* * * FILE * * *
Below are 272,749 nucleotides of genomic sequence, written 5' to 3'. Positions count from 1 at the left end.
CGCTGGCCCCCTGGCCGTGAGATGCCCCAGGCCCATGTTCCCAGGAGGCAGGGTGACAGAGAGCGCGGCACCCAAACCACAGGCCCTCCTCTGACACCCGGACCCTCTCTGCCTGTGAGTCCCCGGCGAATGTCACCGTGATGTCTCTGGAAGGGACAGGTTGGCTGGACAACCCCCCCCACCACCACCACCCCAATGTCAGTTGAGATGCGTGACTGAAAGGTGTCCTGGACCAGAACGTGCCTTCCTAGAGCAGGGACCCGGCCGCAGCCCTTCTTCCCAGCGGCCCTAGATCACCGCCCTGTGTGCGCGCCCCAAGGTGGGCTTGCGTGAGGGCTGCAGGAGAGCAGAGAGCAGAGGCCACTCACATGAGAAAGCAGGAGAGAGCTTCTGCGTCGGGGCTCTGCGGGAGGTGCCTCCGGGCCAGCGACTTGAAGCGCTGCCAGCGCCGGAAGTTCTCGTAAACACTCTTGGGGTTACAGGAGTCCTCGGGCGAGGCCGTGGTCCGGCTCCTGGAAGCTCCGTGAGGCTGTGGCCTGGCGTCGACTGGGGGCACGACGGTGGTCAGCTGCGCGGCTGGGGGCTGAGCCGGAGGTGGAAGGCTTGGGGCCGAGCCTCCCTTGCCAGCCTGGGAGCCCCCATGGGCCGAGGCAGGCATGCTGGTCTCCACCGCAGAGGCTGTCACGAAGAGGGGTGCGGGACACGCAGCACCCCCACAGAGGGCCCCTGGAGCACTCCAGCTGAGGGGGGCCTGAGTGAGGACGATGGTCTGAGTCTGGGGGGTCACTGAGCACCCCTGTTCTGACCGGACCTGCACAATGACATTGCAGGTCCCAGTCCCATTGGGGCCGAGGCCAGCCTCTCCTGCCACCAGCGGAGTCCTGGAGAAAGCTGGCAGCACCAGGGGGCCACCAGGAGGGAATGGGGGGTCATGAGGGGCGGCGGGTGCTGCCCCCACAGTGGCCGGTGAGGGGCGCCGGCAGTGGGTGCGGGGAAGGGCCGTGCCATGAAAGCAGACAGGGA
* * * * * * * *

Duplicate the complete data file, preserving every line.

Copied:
Below are 272,749 nucleotides of genomic sequence, written 5' to 3'. Positions count from 1 at the left end.
CGCTGGCCCCCTGGCCGTGAGATGCCCCAGGCCCATGTTCCCAGGAGGCAGGGTGACAGAGAGCGCGGCACCCAAACCACAGGCCCTCCTCTGACACCCGGACCCTCTCTGCCTGTGAGTCCCCGGCGAATGTCACCGTGATGTCTCTGGAAGGGACAGGTTGGCTGGACAACCCCCCCCACCACCACCACCCCAATGTCAGTTGAGATGCGTGACTGAAAGGTGTCCTGGACCAGAACGTGCCTTCCTAGAGCAGGGACCCGGCCGCAGCCCTTCTTCCCAGCGGCCCTAGATCACCGCCCTGTGTGCGCGCCCCAAGGTGGGCTTGCGTGAGGGCTGCAGGAGAGCAGAGAGCAGAGGCCACTCACATGAGAAAGCAGGAGAGAGCTTCTGCGTCGGGGCTCTGCGGGAGGTGCCTCCGGGCCAGCGACTTGAAGCGCTGCCAGCGCCGGAAGTTCTCGTAAACACTCTTGGGGTTACAGGAGTCCTCGGGCGAGGCCGTGGTCCGGCTCCTGGAAGCTCCGTGAGGCTGTGGCCTGGCGTCGACTGGGGGCACGACGGTGGTCAGCTGCGCGGCTGGGGGCTGAGCCGGAGGTGGAAGGCTTGGGGCCGAGCCTCCCTTGCCAGCCTGGGAGCCCCCATGGGCCGAGGCAGGCATGCTGGTCTCCACCGCAGAGGCTGTCACGAAGAGGGGTGCGGGACACGCAGCACCCCCACAGAGGGCCCCTGGAGCACTCCAGCTGAGGGGGGCCTGAGTGAGGACGATGGTCTGAGTCTGGGGGGTCACTGAGCACCCCTGTTCTGACCGGACCTGCACAATGACATTGCAGGTCCCAGTCCCATTGGGGCCGAGGCCAGCCTCTCCTGCCACCAGCGGAGTCCTGGAGAAAGCTGGCAGCACCAGGGGGCCACCAGGAGGGAATGGGGGGTCATGAGGGGCGGCGGGTGCTGCCCCCACAGTGGCCGGTGAGGGGCGCCGGCAGTGGGTGCGGGGAAGGGCCGTGCCATGAAAGCAGACAGGGA